Freund: The situation for Dortmund's pretty similar to 1997. OK, it wasn't an all-German final, but Juventus were Europe's undisputed top team and we were only given an outside chance. But in a one-off contest, the outsider's always capable of springing a surprise. And that's a danger they're very well aware of in Munich. They've experienced first-hand Dortmund's transformation into a genuine heavyweight rival over the past few years. Borussia definitely have a chance. Bayern have the Bundesliga title in the bag and the DFB Cup final still to look forward to, while this is BVB's only chance of some silverware this season. Who's under the greater pressure?

Freund: The pressure on Bayern's tremendous. Dortmund obviously don't want to walk off the pitch as losers, so they're under a certain amount as well, but taking the overall situation in the run-up, it's FC Bayern who are carrying the heavier burden of expectation. Mind you, they've been dealing with it superbly all season. You lifted the big-handled cup yourself with Dortmund in 1997. To what extent do the preparations for a final like this differ from those for a "normal" big game?

Freund: Jürgen Klopp and Jupp Heynckes are unlikely to deviate much from their usual plan. They've been playing in Europe all season, usually arriving at the match venue a day beforehand and holding a final training session at the stadium. All the same, the feeling you have about the final is different from any other game. It's something special, that you're not going to get to experience too often, and that feeling will seep through into your pre-match preparations, even if they're much the same as ever. This one's for the European crown, after all. Do you think the two coaches will have a special strategy up their sleeve for a special match?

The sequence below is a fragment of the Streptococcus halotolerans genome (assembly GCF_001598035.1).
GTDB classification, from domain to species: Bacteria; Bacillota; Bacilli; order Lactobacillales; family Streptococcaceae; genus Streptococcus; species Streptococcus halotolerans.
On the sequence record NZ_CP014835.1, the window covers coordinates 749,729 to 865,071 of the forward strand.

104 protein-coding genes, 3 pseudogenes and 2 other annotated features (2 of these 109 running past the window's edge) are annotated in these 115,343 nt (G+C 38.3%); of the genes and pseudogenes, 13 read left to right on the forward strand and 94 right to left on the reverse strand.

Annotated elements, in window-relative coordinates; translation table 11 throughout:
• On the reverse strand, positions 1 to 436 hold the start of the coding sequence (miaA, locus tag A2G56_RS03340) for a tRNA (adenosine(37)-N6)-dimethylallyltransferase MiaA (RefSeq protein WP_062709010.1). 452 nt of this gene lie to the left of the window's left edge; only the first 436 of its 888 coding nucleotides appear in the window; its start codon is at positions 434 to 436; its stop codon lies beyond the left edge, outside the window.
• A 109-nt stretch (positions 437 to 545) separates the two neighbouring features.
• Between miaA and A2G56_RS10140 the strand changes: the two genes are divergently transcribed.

Freund: I can certainly imagine they might. They both sent out their strongest team for their final Bundesliga game, to keep the playing rhythm going. Now they can use the final week to focus on some in-depth analysis and fine-tune the details. You've been working in London for the past year. What kind of a reception has this all-German final got in England?

Freund: There's saturation coverage of the build-up on the sports programmes. It's pretty unusual for German teams to be constantly in the news here. There was a lot of respect for the semi-final performances and people are generally taking a bit more of an interest in the Bundesliga as well. Has the Bundesliga's international standing improved as a result?

Freund: Without a doubt. The only country to have two teams in the final in recent years has been England itself. It's great for Germany and it's certainly stimulated interest in the Bundesliga. You must have good memories of Wembley yourself, after helping Germany to victory there at Euro 1996. The stadium was completely rebuilt a few years ago, at the same location. How do the new and old Wembleys compare for atmosphere?

Freund: There's a huge difference. The old, time-honoured Wembley had its tradition, its cult status, and it was just a great atmosphere with 80,000 people inside it. Now there's a new stadium there, with three-tiered stands, a retractable roof and seating for 90,000 - it's pretty unique. The atmosphere's going to be boiling there on 25 May, for sure. The name Wembley itself says it all, really.

Interview: Stefan Missy